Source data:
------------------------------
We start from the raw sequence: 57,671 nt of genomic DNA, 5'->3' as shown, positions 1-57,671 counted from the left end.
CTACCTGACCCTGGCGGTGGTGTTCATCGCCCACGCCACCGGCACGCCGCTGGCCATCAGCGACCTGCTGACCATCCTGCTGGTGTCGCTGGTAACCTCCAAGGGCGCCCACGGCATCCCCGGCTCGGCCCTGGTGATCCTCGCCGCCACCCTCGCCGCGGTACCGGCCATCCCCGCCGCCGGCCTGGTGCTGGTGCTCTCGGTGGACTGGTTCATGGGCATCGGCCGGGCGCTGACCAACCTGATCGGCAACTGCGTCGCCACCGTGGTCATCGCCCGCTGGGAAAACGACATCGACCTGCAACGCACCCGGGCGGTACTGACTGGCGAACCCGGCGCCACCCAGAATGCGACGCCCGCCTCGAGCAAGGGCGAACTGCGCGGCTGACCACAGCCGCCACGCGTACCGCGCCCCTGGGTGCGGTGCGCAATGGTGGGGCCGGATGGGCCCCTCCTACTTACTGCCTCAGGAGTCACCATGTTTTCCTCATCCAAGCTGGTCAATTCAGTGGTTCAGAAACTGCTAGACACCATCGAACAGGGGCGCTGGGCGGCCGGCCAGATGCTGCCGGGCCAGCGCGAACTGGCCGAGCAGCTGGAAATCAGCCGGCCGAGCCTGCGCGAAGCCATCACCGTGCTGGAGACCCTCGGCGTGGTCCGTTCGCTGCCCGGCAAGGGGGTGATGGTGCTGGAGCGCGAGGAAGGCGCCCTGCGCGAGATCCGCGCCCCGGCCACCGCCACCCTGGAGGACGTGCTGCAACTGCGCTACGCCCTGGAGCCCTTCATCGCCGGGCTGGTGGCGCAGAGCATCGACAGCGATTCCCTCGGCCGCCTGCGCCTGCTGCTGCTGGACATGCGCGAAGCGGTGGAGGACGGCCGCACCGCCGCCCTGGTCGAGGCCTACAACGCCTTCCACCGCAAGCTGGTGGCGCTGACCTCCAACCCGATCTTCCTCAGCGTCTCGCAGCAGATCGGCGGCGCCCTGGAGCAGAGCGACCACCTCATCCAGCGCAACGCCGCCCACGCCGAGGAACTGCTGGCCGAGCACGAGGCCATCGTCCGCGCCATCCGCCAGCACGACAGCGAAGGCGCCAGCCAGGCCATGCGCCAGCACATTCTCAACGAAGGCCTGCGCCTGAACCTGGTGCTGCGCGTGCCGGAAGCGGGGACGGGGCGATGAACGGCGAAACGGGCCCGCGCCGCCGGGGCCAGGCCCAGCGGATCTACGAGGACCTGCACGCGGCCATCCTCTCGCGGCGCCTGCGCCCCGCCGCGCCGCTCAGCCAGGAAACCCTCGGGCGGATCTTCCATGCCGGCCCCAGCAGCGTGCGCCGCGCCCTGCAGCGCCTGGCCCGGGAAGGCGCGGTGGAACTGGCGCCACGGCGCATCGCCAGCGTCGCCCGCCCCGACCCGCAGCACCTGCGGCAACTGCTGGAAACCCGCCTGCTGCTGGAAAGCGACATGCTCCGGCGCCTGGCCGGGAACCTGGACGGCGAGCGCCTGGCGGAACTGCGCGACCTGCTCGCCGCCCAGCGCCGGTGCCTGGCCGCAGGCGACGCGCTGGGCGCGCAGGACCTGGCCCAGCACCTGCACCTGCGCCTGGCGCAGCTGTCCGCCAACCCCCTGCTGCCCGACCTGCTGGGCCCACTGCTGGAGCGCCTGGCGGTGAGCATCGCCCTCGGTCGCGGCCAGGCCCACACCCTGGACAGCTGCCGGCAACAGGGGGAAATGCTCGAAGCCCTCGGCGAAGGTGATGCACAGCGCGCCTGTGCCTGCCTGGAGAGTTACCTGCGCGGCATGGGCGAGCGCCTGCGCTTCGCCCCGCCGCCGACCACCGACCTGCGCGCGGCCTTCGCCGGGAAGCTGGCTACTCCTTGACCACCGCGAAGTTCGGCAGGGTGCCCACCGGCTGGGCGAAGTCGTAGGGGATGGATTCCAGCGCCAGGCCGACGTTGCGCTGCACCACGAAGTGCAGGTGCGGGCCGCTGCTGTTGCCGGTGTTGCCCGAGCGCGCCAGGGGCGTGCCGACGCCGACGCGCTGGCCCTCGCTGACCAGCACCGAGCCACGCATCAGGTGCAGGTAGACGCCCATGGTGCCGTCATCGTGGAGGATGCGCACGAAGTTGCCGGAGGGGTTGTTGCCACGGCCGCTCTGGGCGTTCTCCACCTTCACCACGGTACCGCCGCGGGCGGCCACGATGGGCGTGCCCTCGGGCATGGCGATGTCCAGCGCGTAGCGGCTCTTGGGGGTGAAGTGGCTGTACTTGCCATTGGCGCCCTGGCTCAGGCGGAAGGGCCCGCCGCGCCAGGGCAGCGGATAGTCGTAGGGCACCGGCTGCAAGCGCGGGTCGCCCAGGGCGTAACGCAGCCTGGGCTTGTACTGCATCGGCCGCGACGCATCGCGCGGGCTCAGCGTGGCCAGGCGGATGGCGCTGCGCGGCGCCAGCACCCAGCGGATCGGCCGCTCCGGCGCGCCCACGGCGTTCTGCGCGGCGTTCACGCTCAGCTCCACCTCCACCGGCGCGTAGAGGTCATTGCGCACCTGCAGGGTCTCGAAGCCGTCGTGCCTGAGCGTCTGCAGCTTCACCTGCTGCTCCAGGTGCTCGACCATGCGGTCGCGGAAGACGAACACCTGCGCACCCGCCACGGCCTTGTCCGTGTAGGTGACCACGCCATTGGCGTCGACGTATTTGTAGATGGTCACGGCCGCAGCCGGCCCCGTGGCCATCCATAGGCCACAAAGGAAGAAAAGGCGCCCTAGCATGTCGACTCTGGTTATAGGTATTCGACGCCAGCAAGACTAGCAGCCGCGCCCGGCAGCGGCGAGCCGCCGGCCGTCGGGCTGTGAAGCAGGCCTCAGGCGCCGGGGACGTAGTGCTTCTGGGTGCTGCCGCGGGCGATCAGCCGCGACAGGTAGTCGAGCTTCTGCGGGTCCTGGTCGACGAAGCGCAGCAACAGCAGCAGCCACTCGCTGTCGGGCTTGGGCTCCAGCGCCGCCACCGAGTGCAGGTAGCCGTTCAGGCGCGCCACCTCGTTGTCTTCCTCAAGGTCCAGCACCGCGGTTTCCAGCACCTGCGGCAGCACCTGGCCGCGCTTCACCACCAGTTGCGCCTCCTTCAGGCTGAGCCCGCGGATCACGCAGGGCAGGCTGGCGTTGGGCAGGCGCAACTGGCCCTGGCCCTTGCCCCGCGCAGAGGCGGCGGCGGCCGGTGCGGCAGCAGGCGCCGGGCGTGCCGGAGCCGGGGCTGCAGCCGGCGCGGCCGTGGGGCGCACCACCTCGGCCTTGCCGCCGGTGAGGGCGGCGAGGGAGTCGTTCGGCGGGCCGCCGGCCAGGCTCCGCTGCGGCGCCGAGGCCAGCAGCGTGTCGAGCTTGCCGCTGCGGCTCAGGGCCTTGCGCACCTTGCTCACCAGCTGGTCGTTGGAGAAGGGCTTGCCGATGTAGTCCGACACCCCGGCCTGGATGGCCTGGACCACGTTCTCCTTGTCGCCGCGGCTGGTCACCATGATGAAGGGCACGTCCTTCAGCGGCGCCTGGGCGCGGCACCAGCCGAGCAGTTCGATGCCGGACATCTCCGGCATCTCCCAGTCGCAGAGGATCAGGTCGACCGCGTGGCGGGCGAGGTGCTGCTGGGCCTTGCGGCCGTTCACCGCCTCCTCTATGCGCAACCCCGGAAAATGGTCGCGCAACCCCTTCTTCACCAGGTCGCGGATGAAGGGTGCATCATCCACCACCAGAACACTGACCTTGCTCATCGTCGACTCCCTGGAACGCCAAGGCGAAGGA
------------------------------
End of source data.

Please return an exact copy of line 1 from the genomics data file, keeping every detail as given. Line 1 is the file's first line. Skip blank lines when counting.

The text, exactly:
We start from the raw sequence: 57,671 nt of genomic DNA, 5'->3' as shown, positions 1-57,671 counted from the left end.